Folk/Rock Album Review: The Cowboy Junkies’ “Such Ferocious Beauty” — No Comfortable Retreat
By Scott McLennan
Such Ferocious Beauty ranks among the best of the Cowboy Junkies’ work — you can feel the band challenging itself, thriving in the tumult it generates.
Such Ferocious Beauty, Cowboy Junkies (Cooking Vinyl)
In some regards, Cowboy Junkies have remained radically unchanged, the same band it was nearly 40 years. Margo Timmins’s hypnotic voice is instantly recognizable. Michael Timmins’s guitar work and songwriting are as paradoxical as ever: raw and blunt yet also alluring and accessible. Drummer Peter Timmins and bassist Alan Anton not only supply the band’s atmospheric rhythms, but the pair is also largely responsible for keeping the listener anchored in the Cowboy Junkies’ shape-shifting soundscapes.
Yet, you cannot call the Cowboy Junkies predictable. The group’s new album, Such Ferocious Beauty, is far from sounding like a comfortable retreat smacking of nostalgic warmth. There are some brutal and unflinching moments in this outing — the band wants to shake us up as well as make us think.
The songs came together and were recorded in 2020 and 2021, and they reflect the pandemic chaos along with social and political strife that was rife around the globe. On top of that, the band’s three Timmins siblings were observing their father fall deeper into dementia, and eventually die.
Michael Timmins burrowed into these personal and political crises, crafting songs whose passions reflect an attempt to sincerely grapple with the uncertainty coming from all sides. In that sense, the album stands as an antidote to all of the loud and often meaningless posturing that was (and is) spewed out on social media or the cable news outlet of your choice.
The opener, “What I Lost,” juxtaposes an urgent guitar strum with Margo Timmins’s languid delivery of the line “I woke up this morning, I didn’t know who I was.” As the song develops its dramatization of how dementia slowly vaporizes a person’s memories, the band taps into the different perspectives, including the pain that occurs when a loved one become psychologically sealed off from family members, imagining the emotional states of both parent and child.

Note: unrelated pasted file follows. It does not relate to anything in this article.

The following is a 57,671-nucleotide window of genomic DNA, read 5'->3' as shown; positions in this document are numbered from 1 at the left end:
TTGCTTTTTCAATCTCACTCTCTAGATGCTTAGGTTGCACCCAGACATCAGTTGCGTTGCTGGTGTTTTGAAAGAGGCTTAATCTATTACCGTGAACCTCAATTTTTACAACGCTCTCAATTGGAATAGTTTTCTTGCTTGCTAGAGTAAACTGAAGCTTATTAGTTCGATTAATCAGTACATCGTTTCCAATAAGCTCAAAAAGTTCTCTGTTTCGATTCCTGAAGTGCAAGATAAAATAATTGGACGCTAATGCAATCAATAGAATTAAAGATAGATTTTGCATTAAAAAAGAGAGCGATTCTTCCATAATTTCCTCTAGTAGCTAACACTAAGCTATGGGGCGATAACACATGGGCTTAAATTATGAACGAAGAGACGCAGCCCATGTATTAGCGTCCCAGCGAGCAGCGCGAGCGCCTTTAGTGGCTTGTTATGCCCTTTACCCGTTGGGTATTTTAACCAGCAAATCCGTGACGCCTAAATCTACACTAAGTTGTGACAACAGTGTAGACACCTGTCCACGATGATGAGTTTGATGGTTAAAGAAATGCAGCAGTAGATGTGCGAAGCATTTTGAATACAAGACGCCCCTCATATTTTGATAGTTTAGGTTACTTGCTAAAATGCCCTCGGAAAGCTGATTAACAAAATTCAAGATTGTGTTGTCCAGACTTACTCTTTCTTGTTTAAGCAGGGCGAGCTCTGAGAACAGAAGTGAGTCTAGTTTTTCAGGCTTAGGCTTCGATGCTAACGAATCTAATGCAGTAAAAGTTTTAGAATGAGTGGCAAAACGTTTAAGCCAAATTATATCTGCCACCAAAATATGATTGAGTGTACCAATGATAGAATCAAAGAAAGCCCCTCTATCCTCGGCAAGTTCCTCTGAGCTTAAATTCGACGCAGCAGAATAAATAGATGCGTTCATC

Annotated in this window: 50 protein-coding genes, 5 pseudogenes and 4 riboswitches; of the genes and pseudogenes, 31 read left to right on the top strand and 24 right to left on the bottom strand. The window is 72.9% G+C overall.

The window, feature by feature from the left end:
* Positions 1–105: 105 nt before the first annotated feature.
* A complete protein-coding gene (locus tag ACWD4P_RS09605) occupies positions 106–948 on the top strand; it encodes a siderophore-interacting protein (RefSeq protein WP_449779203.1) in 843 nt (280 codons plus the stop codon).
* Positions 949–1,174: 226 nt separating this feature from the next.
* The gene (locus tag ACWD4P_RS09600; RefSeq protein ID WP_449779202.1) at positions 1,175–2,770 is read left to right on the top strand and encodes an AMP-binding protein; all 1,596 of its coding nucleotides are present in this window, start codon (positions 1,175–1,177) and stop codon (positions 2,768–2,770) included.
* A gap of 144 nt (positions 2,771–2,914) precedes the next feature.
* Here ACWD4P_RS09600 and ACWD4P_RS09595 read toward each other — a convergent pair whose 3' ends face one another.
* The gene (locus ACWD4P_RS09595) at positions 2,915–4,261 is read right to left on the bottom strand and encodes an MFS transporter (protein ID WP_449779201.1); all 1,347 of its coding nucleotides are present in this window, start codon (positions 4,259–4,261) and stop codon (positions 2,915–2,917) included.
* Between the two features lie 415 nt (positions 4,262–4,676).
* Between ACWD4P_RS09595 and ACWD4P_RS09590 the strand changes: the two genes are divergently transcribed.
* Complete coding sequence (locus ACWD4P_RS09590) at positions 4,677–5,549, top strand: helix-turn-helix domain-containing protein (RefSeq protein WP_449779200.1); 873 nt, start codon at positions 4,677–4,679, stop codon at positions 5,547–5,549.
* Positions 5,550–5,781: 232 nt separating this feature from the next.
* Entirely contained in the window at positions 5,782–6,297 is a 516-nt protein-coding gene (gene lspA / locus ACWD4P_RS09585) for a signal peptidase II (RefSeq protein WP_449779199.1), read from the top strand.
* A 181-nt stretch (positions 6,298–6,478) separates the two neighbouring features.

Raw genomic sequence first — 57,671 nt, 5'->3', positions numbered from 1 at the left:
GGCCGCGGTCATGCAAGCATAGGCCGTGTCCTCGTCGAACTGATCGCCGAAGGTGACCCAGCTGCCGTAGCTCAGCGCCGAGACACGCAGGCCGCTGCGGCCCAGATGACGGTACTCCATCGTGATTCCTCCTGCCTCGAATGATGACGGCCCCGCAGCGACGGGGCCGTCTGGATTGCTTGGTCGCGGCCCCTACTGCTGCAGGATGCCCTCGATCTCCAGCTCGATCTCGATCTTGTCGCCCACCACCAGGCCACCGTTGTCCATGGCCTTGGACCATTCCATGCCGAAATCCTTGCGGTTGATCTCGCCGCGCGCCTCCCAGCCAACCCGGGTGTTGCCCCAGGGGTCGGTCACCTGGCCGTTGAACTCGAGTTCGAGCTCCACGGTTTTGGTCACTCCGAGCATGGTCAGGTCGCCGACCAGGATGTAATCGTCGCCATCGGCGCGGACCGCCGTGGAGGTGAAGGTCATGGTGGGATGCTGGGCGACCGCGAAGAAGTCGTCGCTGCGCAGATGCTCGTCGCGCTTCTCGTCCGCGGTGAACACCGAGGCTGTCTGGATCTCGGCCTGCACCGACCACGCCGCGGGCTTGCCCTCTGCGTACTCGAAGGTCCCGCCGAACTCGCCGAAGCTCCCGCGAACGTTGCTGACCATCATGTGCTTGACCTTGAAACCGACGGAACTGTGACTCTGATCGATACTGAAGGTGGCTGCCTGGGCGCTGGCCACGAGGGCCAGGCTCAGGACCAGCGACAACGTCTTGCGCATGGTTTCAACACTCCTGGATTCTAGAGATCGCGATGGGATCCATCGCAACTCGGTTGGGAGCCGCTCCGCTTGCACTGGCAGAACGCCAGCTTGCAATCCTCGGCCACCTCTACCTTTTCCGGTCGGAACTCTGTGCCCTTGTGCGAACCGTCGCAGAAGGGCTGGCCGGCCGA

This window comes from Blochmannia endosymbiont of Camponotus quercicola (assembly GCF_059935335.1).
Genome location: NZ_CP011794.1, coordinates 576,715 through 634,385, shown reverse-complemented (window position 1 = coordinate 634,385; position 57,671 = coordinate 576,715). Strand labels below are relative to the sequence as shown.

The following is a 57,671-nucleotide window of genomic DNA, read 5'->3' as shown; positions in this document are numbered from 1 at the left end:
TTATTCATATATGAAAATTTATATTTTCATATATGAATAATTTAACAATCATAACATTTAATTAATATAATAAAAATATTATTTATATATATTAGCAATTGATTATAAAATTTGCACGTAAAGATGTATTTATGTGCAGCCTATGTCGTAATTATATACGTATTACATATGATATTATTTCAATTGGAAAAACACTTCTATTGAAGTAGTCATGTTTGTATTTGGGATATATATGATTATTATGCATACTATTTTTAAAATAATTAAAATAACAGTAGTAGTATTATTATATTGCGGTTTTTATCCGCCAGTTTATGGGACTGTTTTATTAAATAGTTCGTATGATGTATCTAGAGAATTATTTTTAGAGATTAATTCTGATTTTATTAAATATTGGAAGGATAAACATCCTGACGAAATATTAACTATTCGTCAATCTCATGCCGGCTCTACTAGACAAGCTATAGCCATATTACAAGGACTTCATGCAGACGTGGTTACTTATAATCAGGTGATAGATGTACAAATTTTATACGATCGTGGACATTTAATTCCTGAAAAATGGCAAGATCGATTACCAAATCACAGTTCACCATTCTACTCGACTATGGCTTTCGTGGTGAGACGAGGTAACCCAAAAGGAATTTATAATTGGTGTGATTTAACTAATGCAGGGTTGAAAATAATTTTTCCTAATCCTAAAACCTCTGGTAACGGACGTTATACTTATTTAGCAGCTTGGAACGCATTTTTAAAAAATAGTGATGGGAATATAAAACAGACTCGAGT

“Shadows 2” is another song directly linked to the loss of the Timmins patriarch. Michael Timmins drew inspiration from the D.H. Lawrence poem “Shadows.” (“I am in the hands of the unknown God,/ he is breaking me down to his own oblivion/ to send me forth on a new morning, a new man.”) Ostensibly about their father’s worsening senility, Margo Timmins turns the song into a meditation on whether (or if) we can discern another person’s state of mind. Looking at a person sitting alone on a bench, eyes trained nowhere in particular, how can we tell how attuned they are to reality? The band speculates about the mystery; there is no interest in making a call on what kind of response is called for. The enigma of consciousness is at the center of this tune.
The 10 songs on Such Ferocious Beauty tend to pair up, as in the thematic duet of “What I Lost” and “Shadows 2.”